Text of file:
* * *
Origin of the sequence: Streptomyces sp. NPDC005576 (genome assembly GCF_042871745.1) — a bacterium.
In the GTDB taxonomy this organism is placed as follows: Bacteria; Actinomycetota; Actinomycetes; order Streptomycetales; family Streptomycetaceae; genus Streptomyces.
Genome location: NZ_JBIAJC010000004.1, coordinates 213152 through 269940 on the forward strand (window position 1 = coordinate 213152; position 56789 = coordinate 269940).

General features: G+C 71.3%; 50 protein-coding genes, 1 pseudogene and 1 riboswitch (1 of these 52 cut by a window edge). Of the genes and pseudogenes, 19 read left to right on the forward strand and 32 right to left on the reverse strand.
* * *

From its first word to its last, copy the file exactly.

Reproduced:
Origin of the sequence: Streptomyces sp. NPDC005576 (genome assembly GCF_042871745.1) — a bacterium.
In the GTDB taxonomy this organism is placed as follows: Bacteria; Actinomycetota; Actinomycetes; order Streptomycetales; family Streptomycetaceae; genus Streptomyces.
Genome location: NZ_JBIAJC010000004.1, coordinates 213152 through 269940 on the forward strand (window position 1 = coordinate 213152; position 56789 = coordinate 269940).

General features: G+C 71.3%; 50 protein-coding genes, 1 pseudogene and 1 riboswitch (1 of these 52 cut by a window edge). Of the genes and pseudogenes, 19 read left to right on the forward strand and 32 right to left on the reverse strand.